CR&DALL Seminar Series 2022-23: Everyday Peace: Grassroots responses to conflicts

University of Glasgow
Room 234, St Andrew’s Building
11 Eldon St
G3 6NH
United Kingdom
Monday, 13 March, 2023 - 15:30 to 17:00

Seminar Series: 

CR&DALL Seminar Series 2022-23: Everyday Peace: Grassroots responses to conflicts

This session brings together two projects from the University of Glasgow, School of Education and CR&DALL focussed on Everyday Peace. Presenters: Professor Mo Hume, Dr Avila Kilmurray, Dr Sinead Gormally and Professor Evelyn Arizpe.

Join us to celebrate the Scottish launch of the book Peacebuilding, Conflict and Community Development and the launch of a short video from the project,  “Educational Peacebuilding in Medellin and Acapulco: Understanding the role of education, culture and learning in responding to crises”.

The book features examples from the Global North & South of communities alleviating conflict & enabling transformation in divided societies, and can be purchased from Policy Press through this link.

The project was funded by the British Academy through the UK’s Department for Business, Energy and Industrial Strategy via the Global Challenges Research Fund and sought to create a detailed understanding of the infrastructure, engagement, resources and policies required to educationally transform a community in order to contribute to reducing the negative impacts of drug-related violence and crime. It investigates the circumstances, policies and practices through which Medellin (Colombia) was able to develop and implement an inclusive, lifelong, learning strategy that contributed to the successful reduction in drug-related violence and crime and, through participative methods, to transfer that learning to Acapulco (Mexico)

Please find the registration and other details here:

We look forward to seeing you!

All are welcome and there is no fee for this event.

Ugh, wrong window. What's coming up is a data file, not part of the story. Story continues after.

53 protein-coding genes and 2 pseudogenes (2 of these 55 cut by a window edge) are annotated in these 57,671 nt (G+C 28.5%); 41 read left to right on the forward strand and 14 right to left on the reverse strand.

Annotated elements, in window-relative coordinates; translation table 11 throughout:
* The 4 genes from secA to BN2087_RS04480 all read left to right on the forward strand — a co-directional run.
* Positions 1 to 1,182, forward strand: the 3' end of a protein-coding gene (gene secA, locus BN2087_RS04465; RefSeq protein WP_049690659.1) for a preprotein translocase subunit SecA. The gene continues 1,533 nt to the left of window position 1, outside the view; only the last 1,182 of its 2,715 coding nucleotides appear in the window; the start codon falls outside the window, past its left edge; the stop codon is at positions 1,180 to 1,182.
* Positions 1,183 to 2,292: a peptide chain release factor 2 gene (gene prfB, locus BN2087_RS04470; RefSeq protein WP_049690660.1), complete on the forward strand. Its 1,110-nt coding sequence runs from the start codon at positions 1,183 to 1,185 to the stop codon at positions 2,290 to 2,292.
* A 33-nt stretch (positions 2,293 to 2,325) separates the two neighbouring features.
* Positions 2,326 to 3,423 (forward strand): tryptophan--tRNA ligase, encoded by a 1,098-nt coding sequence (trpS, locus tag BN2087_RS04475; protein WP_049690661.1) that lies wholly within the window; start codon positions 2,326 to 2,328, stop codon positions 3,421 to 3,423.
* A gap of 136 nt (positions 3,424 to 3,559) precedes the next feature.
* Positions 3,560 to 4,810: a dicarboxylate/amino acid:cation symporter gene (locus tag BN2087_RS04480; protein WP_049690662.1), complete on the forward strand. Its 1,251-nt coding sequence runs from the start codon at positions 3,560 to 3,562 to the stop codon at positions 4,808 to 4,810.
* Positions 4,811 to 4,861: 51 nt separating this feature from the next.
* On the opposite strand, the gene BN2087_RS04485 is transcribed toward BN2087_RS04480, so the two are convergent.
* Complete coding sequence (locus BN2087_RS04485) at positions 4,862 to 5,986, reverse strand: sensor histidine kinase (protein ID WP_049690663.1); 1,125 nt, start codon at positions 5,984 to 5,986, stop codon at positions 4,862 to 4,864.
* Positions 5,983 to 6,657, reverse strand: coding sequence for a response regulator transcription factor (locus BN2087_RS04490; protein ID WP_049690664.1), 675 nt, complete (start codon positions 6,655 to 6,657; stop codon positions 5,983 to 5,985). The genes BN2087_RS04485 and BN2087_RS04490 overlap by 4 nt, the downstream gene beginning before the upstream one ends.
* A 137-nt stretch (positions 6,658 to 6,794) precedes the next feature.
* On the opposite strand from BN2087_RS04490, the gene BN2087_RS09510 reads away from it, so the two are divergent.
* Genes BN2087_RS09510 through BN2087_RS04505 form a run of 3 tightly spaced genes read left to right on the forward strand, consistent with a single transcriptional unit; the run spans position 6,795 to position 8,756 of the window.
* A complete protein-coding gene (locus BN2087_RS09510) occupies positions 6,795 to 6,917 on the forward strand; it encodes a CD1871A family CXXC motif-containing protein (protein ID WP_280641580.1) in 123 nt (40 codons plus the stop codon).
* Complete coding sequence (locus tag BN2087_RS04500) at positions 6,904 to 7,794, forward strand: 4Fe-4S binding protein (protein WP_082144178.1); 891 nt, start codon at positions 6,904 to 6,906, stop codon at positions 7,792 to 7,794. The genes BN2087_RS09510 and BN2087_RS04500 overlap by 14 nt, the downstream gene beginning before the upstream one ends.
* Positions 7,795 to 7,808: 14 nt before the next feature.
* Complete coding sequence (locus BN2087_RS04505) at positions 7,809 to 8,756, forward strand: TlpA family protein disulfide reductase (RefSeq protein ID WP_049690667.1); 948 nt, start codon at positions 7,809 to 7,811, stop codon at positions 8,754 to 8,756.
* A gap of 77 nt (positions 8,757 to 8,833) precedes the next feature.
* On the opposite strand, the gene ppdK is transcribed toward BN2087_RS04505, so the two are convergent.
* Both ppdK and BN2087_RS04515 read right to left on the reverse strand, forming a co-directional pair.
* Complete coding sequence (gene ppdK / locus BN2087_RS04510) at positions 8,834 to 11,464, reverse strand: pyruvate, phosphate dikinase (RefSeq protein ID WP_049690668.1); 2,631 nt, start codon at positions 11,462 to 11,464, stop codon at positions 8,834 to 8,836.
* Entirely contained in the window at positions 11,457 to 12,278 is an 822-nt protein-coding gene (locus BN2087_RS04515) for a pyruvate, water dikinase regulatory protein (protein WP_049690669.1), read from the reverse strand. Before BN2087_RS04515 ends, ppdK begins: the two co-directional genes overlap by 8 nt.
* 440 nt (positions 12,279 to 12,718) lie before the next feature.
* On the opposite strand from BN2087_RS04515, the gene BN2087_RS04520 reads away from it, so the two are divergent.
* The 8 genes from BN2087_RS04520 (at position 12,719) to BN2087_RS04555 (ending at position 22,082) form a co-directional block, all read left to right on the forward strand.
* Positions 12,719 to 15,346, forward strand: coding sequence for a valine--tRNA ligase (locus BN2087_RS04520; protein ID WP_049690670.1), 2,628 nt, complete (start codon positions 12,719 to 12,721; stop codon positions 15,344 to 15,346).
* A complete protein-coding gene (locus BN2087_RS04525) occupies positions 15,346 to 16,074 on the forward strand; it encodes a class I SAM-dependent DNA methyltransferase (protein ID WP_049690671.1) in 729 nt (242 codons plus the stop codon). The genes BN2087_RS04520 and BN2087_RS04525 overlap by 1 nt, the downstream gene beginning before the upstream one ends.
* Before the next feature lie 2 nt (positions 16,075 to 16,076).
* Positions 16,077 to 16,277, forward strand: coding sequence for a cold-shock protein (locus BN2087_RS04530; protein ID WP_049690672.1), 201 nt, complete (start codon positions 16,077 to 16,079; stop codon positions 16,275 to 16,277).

Dr Mo Hume is Professor of Latin American Politics at the School of Social and Political Sciences, University of Glasgow. Her research focuses on how multiple and overlapping forms of violence are perceived by those who live in (post) conflict contexts. She has applied insights from feminist theory and practice to understand violent processes and women’s responses to these, carrying out extensive fieldwork in Central America, particularly El Salvador.

Dr Sinéad Gormally is a senior lecturer in Community Development, School of Education, at the University of Glasgow. She is a qualified community and youth worker and her current research is twofold- one area focuses on social justice, challenging the deficit, pathologising discourse perpetuated at the most marginalised in society and analysing how youth and community practitioners can create a positive counter narrative. Her other area of interest focusses on the impact of violence and conflict on individuals and communities.

Dr Avila Kilmurray is currently working with the Social Change Initiative (Northern Ireland) on peacebuilding, refugee protection and migrant rights. She has worked extensively in the community and voluntary sectors in Northern Ireland since the mid 1970's and was Director of the Community Foundation for Northern Ireland (1994-2014) when it was active in the re-integration of political ex-prisoners and support for victims/survivors of the conflict as well as funding community-based activism.  She was also a founder member of the Northern Ireland Women's Coalition and a member of its negotiating team during the 1996-1998 peace talks. 

Dr Evelyn Arizpe is Professor of Children’s Literature at the School of Education, University of Glasgow. Her research examines the role of books for children alongside themes of migration, conflict and peacebuilding. Recent projects include the AHRC-GCRF Research Network: “Children’s Literature in Critical Contexts of Displacement: Exploring how story and arts-based practices create ‘safe spaces’ for displaced children and young people” and the British Academy GCRF funded project ““Educational Peacebuilding in Medellin and Acapulco: Understanding the role of education, culture and learning in responding to crises”. 


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